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Igor Fil
Igor Fil

Posted on • Originally published at

A Subtle Art Of Writing Good Code Comments

Today I want to explore somewhat overlooked topic of code commentaries. It seems like a simple topic, yet it is the one that sometimes invokes the hottest water cooler arguments! But why do we debate about it, why do we understand it differently? What is a bad code comment and makes a good code commentary? Why do we write code comments in the first place?

Some argue that code must be self-explanatory and there must be no code comments at all, that code comments are a sign of badly written code. On the opposite side of the spectrum is “comment every line” camp, those who insist on extensive comments of every piece of code. But where is the right balance?

Over the years everyone has seen lots of code comments. Some of them were really useful, others were useless, while some were utterly harmful. Looking at those, everyone has developed his vision of what code comments should look like.

Let’s take a look at some examples.

Useless comments

Sometimes code comments doen’t bring any value. They don’t seem to add any additional information and seem to be only exploding line count.

For example:

  • A comment that states the obvious
/* Sets price */
public void setPrice(int price) {...}
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Such comment does not bring any additional value. It just re-states something that is already obvious from a function name.

  • Comments on every line
// validate request

//extract data from request
SomeData data = request.getData();

//Process data
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Such style of commenting is a variation of the previous one. It usually starts with good intent to explain every step of the process. But in this case using good naming convention and Single Responsibility Principle gets you all the way there. Splitting big chunk of code into smaller functions with clear name and sole purpose gives not only provides you with such step-by-step explanation, but makes comments useless.

  • Arrange-Act-Assert comments in unit tests
public void testGiveNullReturnsEmpty(){
    Converter converter = createDefaultConverter();

    Optional<SomeComversionResult> result = converter.convert(null);

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Following Arrange-Act-Assert structure of unit tests is a great idea. But conventionally this separation in code is achieved by using a new line between sections. This is a common practice and anyone familiar with this pattern will recognize it immegiately. Stating them explicitly does not add any clarify, just adds clutter.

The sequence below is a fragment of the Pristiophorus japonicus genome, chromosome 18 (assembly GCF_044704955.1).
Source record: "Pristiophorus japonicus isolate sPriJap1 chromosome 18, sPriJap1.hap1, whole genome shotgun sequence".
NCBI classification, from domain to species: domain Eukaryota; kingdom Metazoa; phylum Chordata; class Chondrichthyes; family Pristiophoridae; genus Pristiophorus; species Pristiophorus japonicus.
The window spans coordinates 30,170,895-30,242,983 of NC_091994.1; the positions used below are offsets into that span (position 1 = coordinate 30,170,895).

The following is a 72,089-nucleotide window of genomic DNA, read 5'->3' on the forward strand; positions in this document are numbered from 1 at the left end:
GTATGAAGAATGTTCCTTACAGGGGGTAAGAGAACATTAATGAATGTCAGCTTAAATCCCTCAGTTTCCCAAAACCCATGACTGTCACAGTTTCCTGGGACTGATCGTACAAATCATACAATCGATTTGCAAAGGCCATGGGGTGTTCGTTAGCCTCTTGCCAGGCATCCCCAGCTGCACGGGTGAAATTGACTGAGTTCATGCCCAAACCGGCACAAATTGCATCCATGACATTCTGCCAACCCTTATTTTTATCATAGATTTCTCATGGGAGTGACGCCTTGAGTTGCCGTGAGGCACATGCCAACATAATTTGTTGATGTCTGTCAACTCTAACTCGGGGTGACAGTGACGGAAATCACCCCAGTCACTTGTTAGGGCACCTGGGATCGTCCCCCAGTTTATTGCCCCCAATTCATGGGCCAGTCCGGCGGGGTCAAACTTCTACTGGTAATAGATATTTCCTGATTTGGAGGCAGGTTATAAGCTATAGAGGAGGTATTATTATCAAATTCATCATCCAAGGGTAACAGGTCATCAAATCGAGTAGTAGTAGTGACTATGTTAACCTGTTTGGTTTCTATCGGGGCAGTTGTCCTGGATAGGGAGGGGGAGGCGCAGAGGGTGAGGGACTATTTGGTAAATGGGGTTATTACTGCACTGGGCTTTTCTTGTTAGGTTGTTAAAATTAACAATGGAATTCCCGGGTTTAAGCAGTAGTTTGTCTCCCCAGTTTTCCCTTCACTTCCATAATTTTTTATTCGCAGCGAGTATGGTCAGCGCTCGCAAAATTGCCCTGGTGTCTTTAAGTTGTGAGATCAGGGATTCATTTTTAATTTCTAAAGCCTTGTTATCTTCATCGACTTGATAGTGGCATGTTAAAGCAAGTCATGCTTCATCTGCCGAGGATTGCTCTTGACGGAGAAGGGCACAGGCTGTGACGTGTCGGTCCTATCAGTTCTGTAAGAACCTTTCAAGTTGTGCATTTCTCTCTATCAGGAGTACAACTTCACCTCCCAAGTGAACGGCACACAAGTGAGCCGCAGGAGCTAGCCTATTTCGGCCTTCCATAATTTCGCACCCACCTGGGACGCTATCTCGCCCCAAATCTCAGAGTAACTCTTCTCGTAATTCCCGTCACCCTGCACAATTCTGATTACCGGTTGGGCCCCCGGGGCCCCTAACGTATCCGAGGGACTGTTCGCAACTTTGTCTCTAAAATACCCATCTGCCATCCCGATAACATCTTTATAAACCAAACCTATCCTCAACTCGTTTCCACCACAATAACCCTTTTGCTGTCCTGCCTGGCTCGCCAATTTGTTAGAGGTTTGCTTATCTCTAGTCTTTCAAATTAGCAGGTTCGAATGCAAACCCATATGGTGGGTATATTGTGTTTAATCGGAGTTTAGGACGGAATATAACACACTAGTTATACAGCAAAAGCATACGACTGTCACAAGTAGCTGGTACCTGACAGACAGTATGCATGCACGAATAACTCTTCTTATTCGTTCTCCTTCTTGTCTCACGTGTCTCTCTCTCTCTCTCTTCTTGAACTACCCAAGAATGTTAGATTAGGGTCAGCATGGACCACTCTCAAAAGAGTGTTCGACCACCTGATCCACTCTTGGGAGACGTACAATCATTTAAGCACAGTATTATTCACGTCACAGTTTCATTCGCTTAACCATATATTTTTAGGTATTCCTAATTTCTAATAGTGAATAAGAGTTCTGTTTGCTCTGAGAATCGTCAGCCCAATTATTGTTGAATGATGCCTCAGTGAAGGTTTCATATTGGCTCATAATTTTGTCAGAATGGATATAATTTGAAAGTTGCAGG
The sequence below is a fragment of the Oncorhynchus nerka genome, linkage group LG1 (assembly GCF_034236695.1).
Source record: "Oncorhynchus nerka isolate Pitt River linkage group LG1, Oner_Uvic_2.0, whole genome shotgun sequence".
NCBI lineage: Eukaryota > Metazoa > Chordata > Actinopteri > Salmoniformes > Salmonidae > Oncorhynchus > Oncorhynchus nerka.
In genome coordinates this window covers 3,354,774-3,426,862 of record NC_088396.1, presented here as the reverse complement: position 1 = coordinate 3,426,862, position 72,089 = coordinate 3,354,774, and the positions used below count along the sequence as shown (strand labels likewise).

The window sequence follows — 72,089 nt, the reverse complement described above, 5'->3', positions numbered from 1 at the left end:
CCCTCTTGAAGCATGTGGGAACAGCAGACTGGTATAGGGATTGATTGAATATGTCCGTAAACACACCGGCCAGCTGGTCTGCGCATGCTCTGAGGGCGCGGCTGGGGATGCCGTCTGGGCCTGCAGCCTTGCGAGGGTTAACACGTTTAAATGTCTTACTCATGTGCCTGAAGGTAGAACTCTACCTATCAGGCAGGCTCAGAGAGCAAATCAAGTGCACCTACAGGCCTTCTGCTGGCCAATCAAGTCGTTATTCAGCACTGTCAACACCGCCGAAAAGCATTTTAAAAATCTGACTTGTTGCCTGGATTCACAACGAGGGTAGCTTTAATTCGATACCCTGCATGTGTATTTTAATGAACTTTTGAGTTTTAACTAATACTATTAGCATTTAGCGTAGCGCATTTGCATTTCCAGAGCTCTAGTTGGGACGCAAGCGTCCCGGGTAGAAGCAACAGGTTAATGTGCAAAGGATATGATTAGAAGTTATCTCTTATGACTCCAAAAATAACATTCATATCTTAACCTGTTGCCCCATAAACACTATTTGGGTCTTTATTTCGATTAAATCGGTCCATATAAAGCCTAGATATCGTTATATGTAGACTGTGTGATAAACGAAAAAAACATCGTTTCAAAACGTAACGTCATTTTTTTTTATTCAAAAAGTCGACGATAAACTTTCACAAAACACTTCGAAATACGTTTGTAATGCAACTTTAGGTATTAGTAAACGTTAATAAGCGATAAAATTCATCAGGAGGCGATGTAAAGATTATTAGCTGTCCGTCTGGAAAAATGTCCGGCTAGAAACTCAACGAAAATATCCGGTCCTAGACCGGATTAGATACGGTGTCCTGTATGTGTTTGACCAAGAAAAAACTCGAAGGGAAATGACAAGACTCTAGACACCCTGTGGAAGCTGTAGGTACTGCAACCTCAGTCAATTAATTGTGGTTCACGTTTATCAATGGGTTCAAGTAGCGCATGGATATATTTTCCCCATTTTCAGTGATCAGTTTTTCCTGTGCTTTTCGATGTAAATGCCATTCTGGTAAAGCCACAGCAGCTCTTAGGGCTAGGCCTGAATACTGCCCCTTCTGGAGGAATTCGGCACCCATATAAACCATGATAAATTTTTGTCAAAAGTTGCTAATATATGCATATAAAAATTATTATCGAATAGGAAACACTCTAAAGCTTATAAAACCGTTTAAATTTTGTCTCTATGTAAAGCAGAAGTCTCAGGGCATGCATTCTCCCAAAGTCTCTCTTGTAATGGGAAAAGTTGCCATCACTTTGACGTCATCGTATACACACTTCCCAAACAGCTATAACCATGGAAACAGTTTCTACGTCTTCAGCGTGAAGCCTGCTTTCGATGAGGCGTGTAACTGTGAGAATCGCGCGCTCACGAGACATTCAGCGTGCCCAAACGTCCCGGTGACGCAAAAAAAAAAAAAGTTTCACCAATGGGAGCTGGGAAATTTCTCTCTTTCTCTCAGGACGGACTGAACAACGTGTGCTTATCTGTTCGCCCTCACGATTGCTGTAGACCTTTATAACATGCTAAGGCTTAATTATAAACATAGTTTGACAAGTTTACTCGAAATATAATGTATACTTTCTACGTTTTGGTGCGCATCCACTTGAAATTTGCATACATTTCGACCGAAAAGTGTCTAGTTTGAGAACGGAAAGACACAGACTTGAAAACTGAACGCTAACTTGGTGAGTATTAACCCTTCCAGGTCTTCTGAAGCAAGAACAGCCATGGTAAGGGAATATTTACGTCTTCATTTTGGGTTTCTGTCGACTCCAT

Harmful comments

Sometimes code comments can bring more harm then good. They can confuse or mislead.

  • Clarification of what variables mean
// time delta
private long t_d;
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Typing "t_d" might take less keystrokes, yes. But it requires much more mental capacity to process! Every time you read variable names like that, you need to make mental conversion into what it really means. And if there are multiple variables like that in a piece of code, especially with similar meanings, the amount of cognitive load grows exponentially. Why not call variable "timeDelta" in the first place?

  • Outdated comment
// Returns time in UTC
public DataTime getLocalTime() {
    return localTime;
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The biggest problem with comments is keeping them up to date when code evolves. It often happens that while code is changed, comments are unloved and forgotten. As a result, code might have rich comments that are artifacts of the past, showing what used to be there but no longer present. It is absolutely useless and very harmful.

  • To-Do comment
// This is a temporary hack. Will be removed at the next iteration.
// This code should have never been committed.
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Such comment is and indication of a major technical debt. I was surprised to see such thing in a major piece of code that constitutes the core of business logic. Especially, noticing the fact that it has been committed over 8 years ago. We all have deadlines and sometimes taking shortcut is the only solution. But important here is having a discipline and pay off technical debt a soon as possible. Otherwise, there will be other shortcuts applied on top of that shortcut and tech debt will grow like a snowball. Bottom line - To Do items don't belong to code, they belong to a task board.